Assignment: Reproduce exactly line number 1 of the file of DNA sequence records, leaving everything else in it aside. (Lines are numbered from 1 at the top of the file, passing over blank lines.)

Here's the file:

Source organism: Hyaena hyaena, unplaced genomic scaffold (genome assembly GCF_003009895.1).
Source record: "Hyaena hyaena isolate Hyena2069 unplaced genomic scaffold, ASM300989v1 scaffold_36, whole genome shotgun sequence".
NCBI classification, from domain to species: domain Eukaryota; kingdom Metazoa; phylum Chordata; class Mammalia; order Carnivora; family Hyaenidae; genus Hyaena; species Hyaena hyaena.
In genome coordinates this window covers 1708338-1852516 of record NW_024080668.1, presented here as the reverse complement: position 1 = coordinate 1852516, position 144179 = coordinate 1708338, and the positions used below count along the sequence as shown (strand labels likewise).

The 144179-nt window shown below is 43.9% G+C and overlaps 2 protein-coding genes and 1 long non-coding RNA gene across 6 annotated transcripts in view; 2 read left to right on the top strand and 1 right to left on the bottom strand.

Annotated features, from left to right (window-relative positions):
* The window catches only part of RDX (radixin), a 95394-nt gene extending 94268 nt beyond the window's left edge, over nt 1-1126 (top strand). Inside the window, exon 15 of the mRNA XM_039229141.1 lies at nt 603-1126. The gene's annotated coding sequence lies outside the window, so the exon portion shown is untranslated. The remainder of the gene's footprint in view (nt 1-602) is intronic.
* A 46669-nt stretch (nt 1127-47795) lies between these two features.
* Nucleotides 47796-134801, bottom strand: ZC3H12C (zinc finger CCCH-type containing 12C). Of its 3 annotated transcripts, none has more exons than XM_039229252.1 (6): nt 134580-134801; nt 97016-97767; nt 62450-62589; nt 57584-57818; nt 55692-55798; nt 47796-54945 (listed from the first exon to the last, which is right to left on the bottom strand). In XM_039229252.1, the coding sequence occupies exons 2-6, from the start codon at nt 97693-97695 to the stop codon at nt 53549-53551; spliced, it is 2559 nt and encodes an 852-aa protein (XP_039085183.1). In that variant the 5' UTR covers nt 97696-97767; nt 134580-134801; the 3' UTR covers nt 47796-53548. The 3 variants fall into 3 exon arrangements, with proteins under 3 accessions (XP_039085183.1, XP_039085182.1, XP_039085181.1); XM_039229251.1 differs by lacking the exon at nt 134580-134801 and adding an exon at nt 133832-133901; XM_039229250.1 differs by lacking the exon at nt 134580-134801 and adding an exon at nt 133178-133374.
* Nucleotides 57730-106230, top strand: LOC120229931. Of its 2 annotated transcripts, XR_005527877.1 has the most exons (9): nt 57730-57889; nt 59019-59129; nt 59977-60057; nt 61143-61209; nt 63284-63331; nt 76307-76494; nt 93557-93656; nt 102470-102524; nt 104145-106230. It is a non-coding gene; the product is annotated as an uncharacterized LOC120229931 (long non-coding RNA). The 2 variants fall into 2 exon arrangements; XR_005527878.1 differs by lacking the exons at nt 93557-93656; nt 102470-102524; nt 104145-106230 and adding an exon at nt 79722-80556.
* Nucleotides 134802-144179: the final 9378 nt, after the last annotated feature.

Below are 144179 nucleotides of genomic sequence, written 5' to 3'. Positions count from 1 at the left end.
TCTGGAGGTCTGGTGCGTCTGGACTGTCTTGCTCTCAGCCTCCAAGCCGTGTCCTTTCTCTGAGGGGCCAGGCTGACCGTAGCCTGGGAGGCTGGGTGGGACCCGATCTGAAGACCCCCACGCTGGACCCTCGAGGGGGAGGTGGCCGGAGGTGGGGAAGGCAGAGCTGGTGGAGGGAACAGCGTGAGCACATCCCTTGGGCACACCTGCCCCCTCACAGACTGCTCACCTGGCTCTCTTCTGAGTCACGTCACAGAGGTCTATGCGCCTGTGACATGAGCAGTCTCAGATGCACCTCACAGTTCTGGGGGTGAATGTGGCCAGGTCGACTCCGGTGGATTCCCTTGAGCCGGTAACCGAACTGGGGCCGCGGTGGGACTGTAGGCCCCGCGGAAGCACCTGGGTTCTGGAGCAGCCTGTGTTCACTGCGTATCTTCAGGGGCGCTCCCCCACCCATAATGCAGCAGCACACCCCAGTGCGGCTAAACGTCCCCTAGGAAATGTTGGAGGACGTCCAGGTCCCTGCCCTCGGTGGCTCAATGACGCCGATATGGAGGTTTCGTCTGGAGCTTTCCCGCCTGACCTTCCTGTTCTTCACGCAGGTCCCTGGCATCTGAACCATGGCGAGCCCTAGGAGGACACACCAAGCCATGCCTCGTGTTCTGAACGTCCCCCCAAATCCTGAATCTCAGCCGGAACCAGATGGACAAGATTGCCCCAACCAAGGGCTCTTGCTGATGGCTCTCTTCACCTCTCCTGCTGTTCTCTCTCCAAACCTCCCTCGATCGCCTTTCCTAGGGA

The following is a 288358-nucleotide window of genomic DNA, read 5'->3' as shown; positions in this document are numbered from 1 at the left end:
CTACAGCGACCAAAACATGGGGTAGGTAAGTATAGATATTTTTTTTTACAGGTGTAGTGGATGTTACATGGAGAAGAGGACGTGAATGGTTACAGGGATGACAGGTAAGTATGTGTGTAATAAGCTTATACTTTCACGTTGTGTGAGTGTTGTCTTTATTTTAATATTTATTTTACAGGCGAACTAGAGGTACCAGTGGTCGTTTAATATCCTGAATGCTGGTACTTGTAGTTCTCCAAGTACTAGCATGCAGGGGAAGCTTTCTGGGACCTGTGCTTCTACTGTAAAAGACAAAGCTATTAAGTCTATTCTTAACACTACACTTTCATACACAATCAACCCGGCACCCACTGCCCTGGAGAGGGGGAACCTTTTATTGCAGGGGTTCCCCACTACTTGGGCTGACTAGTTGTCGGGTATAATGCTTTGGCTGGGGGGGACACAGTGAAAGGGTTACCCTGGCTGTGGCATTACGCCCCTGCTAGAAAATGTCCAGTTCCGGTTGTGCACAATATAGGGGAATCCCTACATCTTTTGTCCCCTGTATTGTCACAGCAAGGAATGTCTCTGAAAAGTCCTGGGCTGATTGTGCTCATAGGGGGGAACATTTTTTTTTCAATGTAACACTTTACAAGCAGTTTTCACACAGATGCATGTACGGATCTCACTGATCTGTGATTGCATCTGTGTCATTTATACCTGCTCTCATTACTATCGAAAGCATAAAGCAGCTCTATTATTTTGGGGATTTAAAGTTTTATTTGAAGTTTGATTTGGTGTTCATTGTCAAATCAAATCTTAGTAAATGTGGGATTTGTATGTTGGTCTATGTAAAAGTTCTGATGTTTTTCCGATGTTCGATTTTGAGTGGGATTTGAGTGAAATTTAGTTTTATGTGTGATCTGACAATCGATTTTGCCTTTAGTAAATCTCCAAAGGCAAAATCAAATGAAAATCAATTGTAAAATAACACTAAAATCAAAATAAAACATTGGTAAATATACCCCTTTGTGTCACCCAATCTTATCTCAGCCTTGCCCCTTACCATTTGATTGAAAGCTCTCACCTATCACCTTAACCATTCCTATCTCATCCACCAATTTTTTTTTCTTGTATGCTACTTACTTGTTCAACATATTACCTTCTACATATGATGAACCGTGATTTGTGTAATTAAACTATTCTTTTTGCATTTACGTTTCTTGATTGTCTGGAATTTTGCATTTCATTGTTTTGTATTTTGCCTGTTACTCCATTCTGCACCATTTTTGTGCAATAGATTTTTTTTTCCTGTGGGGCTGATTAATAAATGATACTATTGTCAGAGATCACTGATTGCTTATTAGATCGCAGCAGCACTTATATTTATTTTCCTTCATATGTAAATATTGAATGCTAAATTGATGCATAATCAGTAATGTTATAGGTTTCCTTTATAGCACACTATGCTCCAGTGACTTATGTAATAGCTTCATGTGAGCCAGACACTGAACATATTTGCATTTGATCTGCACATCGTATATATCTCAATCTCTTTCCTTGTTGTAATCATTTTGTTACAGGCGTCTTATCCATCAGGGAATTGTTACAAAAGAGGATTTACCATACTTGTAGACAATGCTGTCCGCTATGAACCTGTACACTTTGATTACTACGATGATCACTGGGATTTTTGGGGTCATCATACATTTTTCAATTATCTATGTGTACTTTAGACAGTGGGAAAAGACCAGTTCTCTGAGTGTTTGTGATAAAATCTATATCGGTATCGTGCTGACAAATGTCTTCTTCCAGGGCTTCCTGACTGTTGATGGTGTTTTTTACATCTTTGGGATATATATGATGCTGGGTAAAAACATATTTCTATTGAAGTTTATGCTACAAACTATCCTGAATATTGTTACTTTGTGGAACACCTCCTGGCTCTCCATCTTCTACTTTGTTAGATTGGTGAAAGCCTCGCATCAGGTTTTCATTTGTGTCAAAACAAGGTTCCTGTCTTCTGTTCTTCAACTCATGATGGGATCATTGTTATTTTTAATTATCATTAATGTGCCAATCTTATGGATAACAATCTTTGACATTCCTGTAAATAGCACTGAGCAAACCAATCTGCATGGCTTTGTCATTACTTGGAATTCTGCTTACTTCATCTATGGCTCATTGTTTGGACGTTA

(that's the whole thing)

Source organism: Hyaena hyaena, unplaced genomic scaffold (genome assembly GCF_003009895.1).